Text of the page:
US targets firms, people amid South China Sea dispute
WASHINGTON: The United States on Wednesday blacklisted 24 Chinese companies and targeted individuals it said were part of construction and military actions in the South China Sea, its first such sanctions move against Beijing over the disputed strategic waterway.
Meanwhile, the South China Morning Post newspaper quoted a source close to the Chinese military as saying that China had launched missiles, including an "aircraft-carrier killer", into the South China Sea on Wednesday morning in a warning to the US.
China earlier complained the US had sent a U-2 reconnaissance plane into a no-fly zone over Chinese live-fire military drills on Tuesday.
The US Commerce Department said the two dozen companies played a "role in helping the Chinese military construct and militarise the artificial islands in the South China Sea".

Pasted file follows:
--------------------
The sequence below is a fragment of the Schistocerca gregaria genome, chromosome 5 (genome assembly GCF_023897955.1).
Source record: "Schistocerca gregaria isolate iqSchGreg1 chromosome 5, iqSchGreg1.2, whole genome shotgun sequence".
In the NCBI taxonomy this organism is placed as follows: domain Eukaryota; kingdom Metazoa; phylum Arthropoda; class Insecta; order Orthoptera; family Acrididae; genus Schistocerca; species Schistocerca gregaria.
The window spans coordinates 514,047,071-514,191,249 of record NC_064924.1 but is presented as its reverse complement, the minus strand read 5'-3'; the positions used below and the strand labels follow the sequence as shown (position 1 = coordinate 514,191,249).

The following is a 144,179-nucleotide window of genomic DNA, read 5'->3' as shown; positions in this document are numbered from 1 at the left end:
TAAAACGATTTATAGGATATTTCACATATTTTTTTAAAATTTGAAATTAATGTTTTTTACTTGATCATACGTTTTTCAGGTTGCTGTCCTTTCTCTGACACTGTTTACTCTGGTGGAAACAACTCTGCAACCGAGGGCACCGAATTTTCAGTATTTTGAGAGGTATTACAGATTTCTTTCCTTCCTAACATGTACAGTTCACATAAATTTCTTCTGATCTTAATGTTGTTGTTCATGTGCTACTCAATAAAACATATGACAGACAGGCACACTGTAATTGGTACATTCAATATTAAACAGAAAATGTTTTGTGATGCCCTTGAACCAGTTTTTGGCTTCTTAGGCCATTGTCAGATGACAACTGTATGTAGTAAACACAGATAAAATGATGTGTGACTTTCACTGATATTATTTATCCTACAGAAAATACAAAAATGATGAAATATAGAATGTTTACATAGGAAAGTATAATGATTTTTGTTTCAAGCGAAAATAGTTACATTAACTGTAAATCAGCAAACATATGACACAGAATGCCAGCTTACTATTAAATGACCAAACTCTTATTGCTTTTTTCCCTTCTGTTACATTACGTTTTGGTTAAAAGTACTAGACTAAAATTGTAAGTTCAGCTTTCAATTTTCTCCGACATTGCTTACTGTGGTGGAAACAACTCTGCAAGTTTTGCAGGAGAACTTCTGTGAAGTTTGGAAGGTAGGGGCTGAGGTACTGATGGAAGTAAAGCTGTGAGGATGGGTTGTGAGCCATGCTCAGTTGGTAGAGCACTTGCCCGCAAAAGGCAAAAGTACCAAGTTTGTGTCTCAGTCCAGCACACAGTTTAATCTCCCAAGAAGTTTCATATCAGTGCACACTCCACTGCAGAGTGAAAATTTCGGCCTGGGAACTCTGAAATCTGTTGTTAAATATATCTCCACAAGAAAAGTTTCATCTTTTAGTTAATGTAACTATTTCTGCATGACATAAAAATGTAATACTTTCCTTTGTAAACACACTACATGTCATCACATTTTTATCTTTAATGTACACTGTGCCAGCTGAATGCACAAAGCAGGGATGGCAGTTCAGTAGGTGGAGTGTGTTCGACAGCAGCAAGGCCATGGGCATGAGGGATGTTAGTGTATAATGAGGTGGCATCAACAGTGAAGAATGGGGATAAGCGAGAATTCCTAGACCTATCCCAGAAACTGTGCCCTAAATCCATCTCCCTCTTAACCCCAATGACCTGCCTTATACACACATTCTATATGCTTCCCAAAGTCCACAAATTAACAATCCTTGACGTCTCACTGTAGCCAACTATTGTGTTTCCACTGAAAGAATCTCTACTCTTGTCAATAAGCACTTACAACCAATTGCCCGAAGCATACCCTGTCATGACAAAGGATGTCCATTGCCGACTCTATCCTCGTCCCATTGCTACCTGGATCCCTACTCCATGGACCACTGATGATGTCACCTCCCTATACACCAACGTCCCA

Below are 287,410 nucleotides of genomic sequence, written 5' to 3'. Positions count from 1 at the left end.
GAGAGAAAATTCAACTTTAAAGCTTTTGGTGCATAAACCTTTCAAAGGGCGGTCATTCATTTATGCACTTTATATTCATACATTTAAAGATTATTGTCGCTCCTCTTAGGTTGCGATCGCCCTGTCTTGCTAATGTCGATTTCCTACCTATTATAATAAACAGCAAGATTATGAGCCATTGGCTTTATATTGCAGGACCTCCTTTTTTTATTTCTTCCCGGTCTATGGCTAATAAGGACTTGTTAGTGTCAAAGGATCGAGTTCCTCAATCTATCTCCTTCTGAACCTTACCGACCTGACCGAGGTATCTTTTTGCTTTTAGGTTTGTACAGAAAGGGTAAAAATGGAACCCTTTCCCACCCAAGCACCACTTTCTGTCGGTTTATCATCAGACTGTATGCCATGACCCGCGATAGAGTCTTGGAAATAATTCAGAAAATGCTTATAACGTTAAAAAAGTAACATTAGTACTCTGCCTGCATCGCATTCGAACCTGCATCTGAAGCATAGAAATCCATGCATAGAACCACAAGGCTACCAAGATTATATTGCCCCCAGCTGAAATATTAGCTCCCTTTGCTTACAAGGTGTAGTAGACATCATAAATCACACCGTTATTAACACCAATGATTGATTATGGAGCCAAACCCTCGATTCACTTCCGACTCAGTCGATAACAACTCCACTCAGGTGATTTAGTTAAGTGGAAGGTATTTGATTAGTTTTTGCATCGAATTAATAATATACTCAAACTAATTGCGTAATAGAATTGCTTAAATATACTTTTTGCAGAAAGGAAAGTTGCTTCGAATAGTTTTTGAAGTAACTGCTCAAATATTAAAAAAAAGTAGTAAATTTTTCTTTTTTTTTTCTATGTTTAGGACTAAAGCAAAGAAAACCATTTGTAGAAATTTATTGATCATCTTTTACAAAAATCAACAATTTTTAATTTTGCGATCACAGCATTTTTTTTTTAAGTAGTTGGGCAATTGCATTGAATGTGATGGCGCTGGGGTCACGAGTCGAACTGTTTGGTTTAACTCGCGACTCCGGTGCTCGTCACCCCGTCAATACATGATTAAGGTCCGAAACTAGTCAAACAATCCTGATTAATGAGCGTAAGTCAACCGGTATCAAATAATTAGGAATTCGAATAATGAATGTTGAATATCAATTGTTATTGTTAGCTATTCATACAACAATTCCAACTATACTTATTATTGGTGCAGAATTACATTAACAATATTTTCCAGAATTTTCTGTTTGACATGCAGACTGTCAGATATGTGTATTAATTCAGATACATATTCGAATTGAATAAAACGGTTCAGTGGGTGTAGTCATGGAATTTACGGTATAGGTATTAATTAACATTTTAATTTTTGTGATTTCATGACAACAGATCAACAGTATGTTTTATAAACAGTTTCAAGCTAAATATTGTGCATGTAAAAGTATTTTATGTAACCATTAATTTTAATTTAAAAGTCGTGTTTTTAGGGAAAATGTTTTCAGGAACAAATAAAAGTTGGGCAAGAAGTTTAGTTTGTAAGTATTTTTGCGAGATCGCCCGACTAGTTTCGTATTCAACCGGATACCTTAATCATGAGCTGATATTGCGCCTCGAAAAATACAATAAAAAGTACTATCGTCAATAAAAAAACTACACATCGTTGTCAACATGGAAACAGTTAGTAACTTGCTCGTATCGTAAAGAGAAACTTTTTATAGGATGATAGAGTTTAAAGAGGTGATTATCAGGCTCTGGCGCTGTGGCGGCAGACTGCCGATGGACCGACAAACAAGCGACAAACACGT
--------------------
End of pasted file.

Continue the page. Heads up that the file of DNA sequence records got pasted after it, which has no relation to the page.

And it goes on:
Separately, the State Department said it would impose visa restrictions on Chinese individuals "responsible for, or complicit in", such action and those linked to China's "use of coercion against South-east Asian claimants to inhibit their access to offshore resources".
"This is the first time the US has levied any type of economic sanction against Chinese entities for behaviour in the South China Sea," said Mr Greg Poling, a South China Sea expert at Washington's Centre for Strategic and International Studies.
"It probably doesn't make much impact on those entities directly... these certainly aren't the financial sanctions that some might have expected ...
"But it could be a start at trying to convince South-east Asian partners that the new policy is more than just rhetoric."
It was the latest US move to crack down on firms whose goods may support Chinese military activities and comes in the run up to the Nov 3 US election, in which both President Donald Trump and rival Joe Biden have been sharply critical of China.
The US accuses China of militarising the South China Sea and trying to intimidate Asian neighbours. China claims virtually all of the South China Sea, but Brunei, Malaysia, the Philippines, Taiwan and Vietnam also lay claim to parts of an area through which about US$3 trillion (S$4.1 trillion) of trade passes each year. - REUTERS